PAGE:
On Tuesday, smoke from wildfires raging in Alberta descended over Calgary, the province’s largest city. Air pollution climbed to double the level considered hazardous, while the thick haze gave off an acrid smell, glowed orange and reduced visibility to half a mile.
As many as 150 active fires are burning across Alberta and British Columbia. In Calgary, about 300 miles from some of the largest blazes, the smoke settled near the ground. Now, the high-altitude winds of the jet stream are carrying this smoke into the Lower 48 states.
Scenes in Calgary were reminiscent of Seattle last summer and San Francisco in 2020 as wind currents blew smothering wildfire smoke into those population centers, compromising air quality.
The current fire situation
A provincial state of emergency remains in effect for Alberta as a result of wildfires concentrated in the northern half of the province. Mandatory evacuations were ordered Tuesday for the town of Swan Hills, about 100 miles northwest of Edmonton, Alberta, the latest population center to be threatened by flames that have already burned twice the normal annual acreage across the region.
Wildfires that have been burning for weeks in western Canada were initially set off by lightning storms in early May. Although firefighters gained a brief upper hand last week, the latest round of record heat and abnormally dry conditions intensified the blazes while also fueling new ones.
Smoke has been flooding the skies of Canada and the United States off and on throughout May, with the most impressive pulse arriving in recent days.
Smoke on the move
As a cold front passed Calgary on Tuesday morning, it opened the gates for a torrent of smoke to surge southward. The air-quality index vaulted from 46 (good) at 5 a.m. to over 500 (very hazardous) by 10 a.m.
“At this range the breathing and health of all individuals is impacted,” meteorologist Jayson Prentice wrote on Twitter.
Some air-quality readings in the area at times surpassed 600, essentially off the charts.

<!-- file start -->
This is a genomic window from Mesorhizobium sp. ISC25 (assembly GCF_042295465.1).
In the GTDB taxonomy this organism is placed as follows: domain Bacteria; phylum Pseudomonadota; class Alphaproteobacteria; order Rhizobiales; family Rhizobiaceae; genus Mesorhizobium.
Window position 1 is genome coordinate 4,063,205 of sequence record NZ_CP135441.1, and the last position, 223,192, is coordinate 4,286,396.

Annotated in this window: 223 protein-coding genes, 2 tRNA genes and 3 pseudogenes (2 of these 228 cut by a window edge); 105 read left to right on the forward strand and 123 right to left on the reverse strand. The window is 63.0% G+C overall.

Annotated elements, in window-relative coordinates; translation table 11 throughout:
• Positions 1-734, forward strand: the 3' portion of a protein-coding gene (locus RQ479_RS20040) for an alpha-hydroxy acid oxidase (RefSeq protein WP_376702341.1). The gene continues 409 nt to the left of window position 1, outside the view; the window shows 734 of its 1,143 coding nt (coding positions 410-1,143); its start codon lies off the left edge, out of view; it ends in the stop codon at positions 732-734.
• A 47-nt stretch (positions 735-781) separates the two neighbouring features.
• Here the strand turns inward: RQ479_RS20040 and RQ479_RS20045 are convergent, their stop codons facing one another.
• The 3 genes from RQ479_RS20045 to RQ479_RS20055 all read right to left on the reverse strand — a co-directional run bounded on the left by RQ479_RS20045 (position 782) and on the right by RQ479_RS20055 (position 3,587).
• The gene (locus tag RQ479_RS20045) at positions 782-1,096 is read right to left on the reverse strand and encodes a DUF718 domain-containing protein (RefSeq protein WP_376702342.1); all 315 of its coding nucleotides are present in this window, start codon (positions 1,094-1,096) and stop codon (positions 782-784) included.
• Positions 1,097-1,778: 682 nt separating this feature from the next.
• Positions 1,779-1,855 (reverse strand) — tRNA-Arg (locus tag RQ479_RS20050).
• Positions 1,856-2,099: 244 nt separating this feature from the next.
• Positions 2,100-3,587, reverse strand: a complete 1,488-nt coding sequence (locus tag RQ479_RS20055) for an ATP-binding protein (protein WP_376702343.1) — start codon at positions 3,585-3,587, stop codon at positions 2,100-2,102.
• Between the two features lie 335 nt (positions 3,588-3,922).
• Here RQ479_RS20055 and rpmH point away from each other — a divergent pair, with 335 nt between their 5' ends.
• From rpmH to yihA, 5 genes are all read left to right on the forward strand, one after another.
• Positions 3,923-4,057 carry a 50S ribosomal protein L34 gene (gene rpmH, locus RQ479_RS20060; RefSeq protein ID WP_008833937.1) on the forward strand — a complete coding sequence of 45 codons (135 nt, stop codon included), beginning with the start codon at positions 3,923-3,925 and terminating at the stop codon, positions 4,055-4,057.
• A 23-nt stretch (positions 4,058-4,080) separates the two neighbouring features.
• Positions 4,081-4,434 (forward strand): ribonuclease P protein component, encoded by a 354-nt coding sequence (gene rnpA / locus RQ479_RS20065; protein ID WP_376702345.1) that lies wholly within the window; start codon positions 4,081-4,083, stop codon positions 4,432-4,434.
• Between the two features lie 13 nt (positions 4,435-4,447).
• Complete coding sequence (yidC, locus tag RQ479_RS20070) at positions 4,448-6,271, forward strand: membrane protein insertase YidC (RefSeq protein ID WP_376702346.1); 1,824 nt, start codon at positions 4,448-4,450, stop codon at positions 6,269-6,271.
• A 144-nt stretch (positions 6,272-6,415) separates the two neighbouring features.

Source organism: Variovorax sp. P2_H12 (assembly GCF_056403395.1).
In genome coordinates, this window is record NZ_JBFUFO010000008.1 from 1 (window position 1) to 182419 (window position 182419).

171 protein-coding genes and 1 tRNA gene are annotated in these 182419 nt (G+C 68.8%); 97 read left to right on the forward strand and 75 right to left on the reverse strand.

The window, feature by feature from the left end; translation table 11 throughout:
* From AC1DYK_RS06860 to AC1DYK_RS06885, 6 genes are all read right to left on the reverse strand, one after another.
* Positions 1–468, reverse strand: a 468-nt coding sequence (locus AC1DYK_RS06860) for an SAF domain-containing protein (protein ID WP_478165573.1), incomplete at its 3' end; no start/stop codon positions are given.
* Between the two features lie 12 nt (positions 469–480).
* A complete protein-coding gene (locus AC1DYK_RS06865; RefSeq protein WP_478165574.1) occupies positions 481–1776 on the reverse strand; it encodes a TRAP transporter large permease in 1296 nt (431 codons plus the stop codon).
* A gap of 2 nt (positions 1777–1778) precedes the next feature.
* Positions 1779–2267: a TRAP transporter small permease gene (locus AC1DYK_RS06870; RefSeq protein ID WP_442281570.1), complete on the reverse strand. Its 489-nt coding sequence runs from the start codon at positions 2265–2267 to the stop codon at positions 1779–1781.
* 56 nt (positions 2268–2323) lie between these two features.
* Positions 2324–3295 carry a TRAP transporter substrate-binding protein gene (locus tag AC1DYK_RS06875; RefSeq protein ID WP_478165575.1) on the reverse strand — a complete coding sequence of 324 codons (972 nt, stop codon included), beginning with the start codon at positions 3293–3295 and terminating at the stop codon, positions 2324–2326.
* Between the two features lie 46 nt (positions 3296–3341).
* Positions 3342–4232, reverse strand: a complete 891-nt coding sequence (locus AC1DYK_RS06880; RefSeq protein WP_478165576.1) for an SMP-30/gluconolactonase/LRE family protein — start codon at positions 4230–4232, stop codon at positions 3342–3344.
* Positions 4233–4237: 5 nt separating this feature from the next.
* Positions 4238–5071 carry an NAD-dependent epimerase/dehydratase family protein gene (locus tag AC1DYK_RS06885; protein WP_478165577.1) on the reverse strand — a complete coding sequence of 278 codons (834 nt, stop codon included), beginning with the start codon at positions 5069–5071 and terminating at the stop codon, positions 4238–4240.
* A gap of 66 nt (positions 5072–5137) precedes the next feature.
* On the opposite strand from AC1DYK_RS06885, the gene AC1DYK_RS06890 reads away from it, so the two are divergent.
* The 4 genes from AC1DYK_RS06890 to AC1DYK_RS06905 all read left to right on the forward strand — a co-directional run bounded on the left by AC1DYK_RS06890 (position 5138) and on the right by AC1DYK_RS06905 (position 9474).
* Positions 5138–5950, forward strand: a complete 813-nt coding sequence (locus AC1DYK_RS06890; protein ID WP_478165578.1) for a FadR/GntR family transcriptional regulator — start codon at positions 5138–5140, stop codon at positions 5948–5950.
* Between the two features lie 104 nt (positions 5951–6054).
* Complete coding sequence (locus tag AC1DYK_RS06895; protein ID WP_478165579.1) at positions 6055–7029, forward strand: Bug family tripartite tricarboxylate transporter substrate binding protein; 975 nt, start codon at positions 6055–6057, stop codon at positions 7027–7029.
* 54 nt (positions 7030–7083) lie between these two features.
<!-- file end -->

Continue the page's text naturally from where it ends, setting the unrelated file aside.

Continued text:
Areas of thick smoke and poor air quality remained entrenched across British Columbia, Alberta and Saskatchewan on Wednesday morning.
At high altitudes, the roaring winds of the jet stream have been transporting the smoke from Alberta into the United States in recent weeks — extending from the Northern Rockies to the East Coast. That’s continuing at present. In parts of Montana, including Glasgow, the smoke was thick enough Wednesday to require a dense-smoke advisory through the evening from the National Weather Service.
The smoke reached as far east as the Mid-Atlantic on Wednesday morning, with a smoky hazy blotting the rising sun in D.C.
Fires continue to flare
Fires have been flickering in parts of western Canada for several weeks now. While May is often the peak fire season in Alberta, the fire activity this year is near historic levels.
The combination of drought and abnormally warm conditions has helped fuel all of the flare-ups. Drought has been ongoing in parts of Alberta and Saskatchewan since late 2020, although its location and intensity have shifted around somewhat. Drought currently covers an expansive part of Canada from British Columbia to Manitoba.
The invasion of smoke is also seemingly part of a recent trend. Scott Dippel, a reporter with the Canadian Broadcasting Corp. in Calgary, shared the graph below showing a sharp ramp-up in the number of hours with smoke in Calgary in recent years:
If you are thinking wildfire smoke is becoming a regular part of Calgary's weather, you are correct. pic.twitter.com/HQKuZoLoYv— Scott Dippel (@CBCScott) May 16, 2023
Current fire activity could be a harbinger of a long summer.
Temperatures will continue to run about 10 to 20 degrees (5 to 11 Celsius) above normal in the region through early next week, before returning nearer average for a time, when some needed rain may also fall. But, thereafter, unusually warm weather may attempt a return.